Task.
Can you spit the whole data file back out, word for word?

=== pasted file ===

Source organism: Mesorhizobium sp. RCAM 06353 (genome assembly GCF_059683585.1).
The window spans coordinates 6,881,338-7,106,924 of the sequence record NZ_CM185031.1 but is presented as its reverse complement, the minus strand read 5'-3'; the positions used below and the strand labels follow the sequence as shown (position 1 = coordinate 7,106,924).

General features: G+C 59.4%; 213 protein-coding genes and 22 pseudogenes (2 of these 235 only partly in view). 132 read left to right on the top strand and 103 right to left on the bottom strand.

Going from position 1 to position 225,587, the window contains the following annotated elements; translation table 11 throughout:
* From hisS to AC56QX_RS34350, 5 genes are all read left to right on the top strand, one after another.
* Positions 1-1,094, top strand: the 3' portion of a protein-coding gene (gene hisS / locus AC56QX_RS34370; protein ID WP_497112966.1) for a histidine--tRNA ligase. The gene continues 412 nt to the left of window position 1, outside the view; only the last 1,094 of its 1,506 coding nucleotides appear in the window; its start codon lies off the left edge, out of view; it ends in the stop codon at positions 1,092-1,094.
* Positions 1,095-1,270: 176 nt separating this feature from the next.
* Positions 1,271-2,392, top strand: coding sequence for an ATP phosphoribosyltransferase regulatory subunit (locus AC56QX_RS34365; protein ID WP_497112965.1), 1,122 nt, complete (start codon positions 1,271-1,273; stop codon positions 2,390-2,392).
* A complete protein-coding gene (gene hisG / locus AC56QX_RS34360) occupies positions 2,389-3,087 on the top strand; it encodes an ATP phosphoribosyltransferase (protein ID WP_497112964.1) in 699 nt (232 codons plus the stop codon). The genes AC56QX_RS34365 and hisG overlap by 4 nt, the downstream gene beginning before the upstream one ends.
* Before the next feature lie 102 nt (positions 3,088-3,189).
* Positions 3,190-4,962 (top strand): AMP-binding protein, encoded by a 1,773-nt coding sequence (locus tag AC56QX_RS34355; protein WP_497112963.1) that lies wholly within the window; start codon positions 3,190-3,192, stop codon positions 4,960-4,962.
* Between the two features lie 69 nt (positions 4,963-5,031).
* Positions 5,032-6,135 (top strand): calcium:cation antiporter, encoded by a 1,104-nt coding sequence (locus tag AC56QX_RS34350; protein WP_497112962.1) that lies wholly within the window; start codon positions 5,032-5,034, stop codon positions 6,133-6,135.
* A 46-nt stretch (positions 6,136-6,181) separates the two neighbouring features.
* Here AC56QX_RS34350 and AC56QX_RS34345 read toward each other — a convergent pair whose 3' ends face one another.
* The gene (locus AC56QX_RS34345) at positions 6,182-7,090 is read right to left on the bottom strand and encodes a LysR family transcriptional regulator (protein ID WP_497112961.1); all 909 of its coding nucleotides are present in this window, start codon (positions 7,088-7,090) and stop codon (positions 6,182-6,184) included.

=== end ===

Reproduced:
Source organism: Mesorhizobium sp. RCAM 06353 (genome assembly GCF_059683585.1).
The window spans coordinates 6,881,338-7,106,924 of the sequence record NZ_CM185031.1 but is presented as its reverse complement, the minus strand read 5'-3'; the positions used below and the strand labels follow the sequence as shown (position 1 = coordinate 7,106,924).

General features: G+C 59.4%; 213 protein-coding genes and 22 pseudogenes (2 of these 235 only partly in view). 132 read left to right on the top strand and 103 right to left on the bottom strand.

Going from position 1 to position 225,587, the window contains the following annotated elements; translation table 11 throughout:
* From hisS to AC56QX_RS34350, 5 genes are all read left to right on the top strand, one after another.
* Positions 1-1,094, top strand: the 3' portion of a protein-coding gene (gene hisS / locus AC56QX_RS34370; protein ID WP_497112966.1) for a histidine--tRNA ligase. The gene continues 412 nt to the left of window position 1, outside the view; only the last 1,094 of its 1,506 coding nucleotides appear in the window; its start codon lies off the left edge, out of view; it ends in the stop codon at positions 1,092-1,094.
* Positions 1,095-1,270: 176 nt separating this feature from the next.
* Positions 1,271-2,392, top strand: coding sequence for an ATP phosphoribosyltransferase regulatory subunit (locus AC56QX_RS34365; protein ID WP_497112965.1), 1,122 nt, complete (start codon positions 1,271-1,273; stop codon positions 2,390-2,392).
* A complete protein-coding gene (gene hisG / locus AC56QX_RS34360) occupies positions 2,389-3,087 on the top strand; it encodes an ATP phosphoribosyltransferase (protein ID WP_497112964.1) in 699 nt (232 codons plus the stop codon). The genes AC56QX_RS34365 and hisG overlap by 4 nt, the downstream gene beginning before the upstream one ends.
* Before the next feature lie 102 nt (positions 3,088-3,189).
* Positions 3,190-4,962 (top strand): AMP-binding protein, encoded by a 1,773-nt coding sequence (locus tag AC56QX_RS34355; protein WP_497112963.1) that lies wholly within the window; start codon positions 3,190-3,192, stop codon positions 4,960-4,962.
* Between the two features lie 69 nt (positions 4,963-5,031).
* Positions 5,032-6,135 (top strand): calcium:cation antiporter, encoded by a 1,104-nt coding sequence (locus tag AC56QX_RS34350; protein WP_497112962.1) that lies wholly within the window; start codon positions 5,032-5,034, stop codon positions 6,133-6,135.
* A 46-nt stretch (positions 6,136-6,181) separates the two neighbouring features.
* Here AC56QX_RS34350 and AC56QX_RS34345 read toward each other — a convergent pair whose 3' ends face one another.
* The gene (locus AC56QX_RS34345) at positions 6,182-7,090 is read right to left on the bottom strand and encodes a LysR family transcriptional regulator (protein ID WP_497112961.1); all 909 of its coding nucleotides are present in this window, start codon (positions 7,088-7,090) and stop codon (positions 6,182-6,184) included.